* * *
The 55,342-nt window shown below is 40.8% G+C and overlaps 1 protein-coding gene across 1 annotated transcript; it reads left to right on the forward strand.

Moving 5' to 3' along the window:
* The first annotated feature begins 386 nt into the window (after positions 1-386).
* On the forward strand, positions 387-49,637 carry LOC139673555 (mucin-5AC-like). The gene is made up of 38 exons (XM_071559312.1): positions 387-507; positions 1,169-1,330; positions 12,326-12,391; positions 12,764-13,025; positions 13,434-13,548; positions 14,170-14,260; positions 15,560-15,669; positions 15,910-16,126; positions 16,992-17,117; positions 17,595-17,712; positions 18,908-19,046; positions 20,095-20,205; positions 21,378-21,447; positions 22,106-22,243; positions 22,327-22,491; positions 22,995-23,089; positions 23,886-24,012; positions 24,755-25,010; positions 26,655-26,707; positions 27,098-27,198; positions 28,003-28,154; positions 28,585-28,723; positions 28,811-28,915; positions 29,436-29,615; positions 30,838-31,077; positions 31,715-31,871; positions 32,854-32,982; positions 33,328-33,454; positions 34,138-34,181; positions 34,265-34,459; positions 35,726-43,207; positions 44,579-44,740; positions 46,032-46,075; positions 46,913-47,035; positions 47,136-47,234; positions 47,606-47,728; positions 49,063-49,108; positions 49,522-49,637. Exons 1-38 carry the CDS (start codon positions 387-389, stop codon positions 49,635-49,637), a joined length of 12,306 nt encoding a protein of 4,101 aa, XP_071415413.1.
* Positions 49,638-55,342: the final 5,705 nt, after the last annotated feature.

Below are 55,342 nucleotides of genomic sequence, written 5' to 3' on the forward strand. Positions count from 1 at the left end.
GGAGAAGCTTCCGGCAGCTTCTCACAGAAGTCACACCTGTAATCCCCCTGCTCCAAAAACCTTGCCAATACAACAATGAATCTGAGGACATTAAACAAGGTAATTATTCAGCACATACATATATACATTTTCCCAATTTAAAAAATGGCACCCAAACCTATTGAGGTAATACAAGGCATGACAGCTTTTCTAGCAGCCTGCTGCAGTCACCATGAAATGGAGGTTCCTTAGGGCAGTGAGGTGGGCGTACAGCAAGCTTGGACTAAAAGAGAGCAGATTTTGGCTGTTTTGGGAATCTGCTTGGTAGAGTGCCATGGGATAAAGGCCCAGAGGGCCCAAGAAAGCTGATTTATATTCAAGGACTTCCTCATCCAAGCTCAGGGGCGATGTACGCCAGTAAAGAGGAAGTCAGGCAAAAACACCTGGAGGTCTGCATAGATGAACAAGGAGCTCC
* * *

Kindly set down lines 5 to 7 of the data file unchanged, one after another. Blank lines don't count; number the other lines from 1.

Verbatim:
* Positions 49,638-55,342: the final 5,705 nt, after the last annotated feature.

Below are 55,342 nucleotides of genomic sequence, written 5' to 3' on the forward strand. Positions count from 1 at the left end.
GGAGAAGCTTCCGGCAGCTTCTCACAGAAGTCACACCTGTAATCCCCCTGCTCCAAAAACCTTGCCAATACAACAATGAATCTGAGGACATTAAACAAGGTAATTATTCAGCACATACATATATACATTTTCCCAATTTAAAAAATGGCACCCAAACCTATTGAGGTAATACAAGGCATGACAGCTTTTCTAGCAGCCTGCTGCAGTCACCATGAAATGGAGGTTCCTTAGGGCAGTGAGGTGGGCGTACAGCAAGCTTGGACTAAAAGAGAGCAGATTTTGGCTGTTTTGGGAATCTGCTTGGTAGAGTGCCATGGGATAAAGGCCCAGAGGGCCCAAGAAAGCTGATTTATATTCAAGGACTTCCTCATCCAAGCTCAGGGGCGATGTACGCCAGTAAAGAGGAAGTCAGGCAAAAACACCTGGAGGTCTGCATAGATGAACAAGGAGCTCC